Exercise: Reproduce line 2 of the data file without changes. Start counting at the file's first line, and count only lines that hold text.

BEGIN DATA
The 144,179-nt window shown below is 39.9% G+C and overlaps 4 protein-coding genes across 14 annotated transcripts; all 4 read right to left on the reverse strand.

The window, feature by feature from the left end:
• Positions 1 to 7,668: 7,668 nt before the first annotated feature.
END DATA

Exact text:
The window, feature by feature from the left end: